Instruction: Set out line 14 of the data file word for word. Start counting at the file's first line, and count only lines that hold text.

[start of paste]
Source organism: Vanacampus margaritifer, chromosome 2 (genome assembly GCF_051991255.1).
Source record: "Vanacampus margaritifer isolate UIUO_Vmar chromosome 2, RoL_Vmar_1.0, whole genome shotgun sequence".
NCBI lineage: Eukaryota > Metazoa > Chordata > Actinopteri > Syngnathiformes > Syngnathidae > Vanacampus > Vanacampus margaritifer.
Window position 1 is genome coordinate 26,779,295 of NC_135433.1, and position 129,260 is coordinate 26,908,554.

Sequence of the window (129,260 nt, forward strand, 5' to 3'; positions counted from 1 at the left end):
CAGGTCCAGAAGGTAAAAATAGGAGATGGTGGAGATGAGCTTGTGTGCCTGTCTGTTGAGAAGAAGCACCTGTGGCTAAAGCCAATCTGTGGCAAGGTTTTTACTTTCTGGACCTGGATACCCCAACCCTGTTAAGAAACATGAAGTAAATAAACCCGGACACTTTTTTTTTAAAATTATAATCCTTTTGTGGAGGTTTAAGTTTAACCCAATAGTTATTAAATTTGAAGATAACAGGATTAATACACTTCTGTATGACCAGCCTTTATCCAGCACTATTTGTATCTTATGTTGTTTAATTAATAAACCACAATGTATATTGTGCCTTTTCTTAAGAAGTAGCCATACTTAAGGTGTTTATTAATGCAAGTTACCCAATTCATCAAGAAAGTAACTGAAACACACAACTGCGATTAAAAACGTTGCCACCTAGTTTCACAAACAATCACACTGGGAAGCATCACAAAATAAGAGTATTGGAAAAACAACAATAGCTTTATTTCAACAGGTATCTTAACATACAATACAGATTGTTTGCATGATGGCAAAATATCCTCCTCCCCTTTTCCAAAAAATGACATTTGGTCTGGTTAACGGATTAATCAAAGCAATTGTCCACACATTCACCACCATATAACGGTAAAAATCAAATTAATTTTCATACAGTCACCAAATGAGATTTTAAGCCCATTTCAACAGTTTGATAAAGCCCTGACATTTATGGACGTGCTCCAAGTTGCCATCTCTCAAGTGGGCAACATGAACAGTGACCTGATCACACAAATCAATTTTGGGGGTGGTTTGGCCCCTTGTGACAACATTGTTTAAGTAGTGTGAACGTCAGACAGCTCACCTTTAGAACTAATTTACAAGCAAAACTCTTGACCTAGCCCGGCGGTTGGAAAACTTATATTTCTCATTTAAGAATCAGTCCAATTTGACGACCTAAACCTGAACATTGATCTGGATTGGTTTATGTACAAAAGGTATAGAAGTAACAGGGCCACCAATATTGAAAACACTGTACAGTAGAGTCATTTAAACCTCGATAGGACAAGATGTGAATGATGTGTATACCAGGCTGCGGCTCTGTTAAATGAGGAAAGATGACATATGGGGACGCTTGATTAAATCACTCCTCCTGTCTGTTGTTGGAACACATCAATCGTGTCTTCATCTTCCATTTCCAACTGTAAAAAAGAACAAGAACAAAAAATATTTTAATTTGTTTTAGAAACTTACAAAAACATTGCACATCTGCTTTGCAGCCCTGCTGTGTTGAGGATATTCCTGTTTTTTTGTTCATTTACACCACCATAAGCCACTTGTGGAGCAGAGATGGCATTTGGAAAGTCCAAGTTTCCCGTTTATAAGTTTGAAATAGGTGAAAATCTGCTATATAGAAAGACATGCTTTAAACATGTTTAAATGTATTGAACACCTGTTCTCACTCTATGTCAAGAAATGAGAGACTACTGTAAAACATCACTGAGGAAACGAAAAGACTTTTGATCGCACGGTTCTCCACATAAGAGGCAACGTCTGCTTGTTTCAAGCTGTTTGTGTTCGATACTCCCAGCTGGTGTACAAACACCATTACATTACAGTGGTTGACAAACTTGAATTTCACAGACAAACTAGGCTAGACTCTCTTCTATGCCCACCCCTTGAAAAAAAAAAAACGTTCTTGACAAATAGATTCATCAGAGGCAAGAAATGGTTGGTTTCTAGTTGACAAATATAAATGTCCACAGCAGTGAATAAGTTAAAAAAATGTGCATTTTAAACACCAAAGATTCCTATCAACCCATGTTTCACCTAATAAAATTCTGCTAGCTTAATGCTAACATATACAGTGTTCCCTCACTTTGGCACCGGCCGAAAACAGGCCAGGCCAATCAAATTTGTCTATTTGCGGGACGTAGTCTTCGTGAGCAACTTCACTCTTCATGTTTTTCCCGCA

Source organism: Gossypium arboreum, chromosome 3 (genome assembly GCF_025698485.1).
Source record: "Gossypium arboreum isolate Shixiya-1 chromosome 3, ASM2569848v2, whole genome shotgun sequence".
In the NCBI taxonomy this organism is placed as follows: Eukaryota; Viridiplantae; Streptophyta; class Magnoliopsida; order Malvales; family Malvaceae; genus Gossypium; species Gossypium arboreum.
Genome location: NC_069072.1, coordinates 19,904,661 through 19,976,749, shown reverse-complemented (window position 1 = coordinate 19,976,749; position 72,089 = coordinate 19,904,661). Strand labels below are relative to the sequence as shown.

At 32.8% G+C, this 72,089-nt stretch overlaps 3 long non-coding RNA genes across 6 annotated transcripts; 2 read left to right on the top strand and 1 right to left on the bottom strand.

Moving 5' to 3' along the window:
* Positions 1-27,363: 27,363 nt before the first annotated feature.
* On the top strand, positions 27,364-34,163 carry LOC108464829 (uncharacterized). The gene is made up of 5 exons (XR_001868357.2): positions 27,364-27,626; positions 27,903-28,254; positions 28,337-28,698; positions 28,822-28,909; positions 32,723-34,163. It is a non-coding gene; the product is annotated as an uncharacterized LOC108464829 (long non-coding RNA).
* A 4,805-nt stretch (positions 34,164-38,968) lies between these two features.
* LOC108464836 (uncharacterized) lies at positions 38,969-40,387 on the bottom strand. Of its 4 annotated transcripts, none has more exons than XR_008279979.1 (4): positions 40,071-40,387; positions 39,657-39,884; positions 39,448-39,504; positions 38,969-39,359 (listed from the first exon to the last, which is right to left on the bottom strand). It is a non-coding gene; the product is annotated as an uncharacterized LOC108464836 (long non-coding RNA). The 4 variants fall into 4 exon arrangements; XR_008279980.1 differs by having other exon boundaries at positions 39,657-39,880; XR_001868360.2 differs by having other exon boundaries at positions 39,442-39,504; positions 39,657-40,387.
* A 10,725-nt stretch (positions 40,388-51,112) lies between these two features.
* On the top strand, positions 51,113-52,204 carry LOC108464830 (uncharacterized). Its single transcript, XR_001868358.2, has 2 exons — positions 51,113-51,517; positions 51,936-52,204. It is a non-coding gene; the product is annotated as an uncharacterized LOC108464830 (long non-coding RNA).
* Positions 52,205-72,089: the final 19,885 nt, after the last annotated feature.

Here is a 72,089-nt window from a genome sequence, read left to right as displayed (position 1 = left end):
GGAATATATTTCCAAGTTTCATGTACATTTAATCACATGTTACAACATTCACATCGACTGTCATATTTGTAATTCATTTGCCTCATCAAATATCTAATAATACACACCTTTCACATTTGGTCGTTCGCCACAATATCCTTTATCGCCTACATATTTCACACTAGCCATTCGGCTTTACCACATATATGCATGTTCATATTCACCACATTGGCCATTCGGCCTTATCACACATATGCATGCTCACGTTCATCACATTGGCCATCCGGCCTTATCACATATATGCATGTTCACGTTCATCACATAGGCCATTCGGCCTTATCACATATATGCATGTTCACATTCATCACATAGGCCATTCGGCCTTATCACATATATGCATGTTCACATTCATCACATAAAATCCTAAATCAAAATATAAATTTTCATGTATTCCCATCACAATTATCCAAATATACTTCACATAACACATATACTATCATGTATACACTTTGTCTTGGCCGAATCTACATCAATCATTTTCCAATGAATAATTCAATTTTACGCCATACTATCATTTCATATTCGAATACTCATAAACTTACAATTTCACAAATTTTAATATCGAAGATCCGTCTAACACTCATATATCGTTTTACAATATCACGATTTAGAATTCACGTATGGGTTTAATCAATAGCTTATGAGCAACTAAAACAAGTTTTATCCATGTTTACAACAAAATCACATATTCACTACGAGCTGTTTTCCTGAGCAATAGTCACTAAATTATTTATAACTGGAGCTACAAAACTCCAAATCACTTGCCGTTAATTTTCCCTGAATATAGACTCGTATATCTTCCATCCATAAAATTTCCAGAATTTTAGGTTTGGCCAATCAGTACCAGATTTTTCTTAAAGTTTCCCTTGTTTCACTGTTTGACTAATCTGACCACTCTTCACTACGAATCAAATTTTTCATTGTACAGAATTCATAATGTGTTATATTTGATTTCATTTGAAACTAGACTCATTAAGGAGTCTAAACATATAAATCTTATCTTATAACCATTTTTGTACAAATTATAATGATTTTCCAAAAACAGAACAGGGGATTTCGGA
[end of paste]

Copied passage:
* On the top strand, positions 27,364-34,163 carry LOC108464829 (uncharacterized). The gene is made up of 5 exons (XR_001868357.2): positions 27,364-27,626; positions 27,903-28,254; positions 28,337-28,698; positions 28,822-28,909; positions 32,723-34,163. It is a non-coding gene; the product is annotated as an uncharacterized LOC108464829 (long non-coding RNA).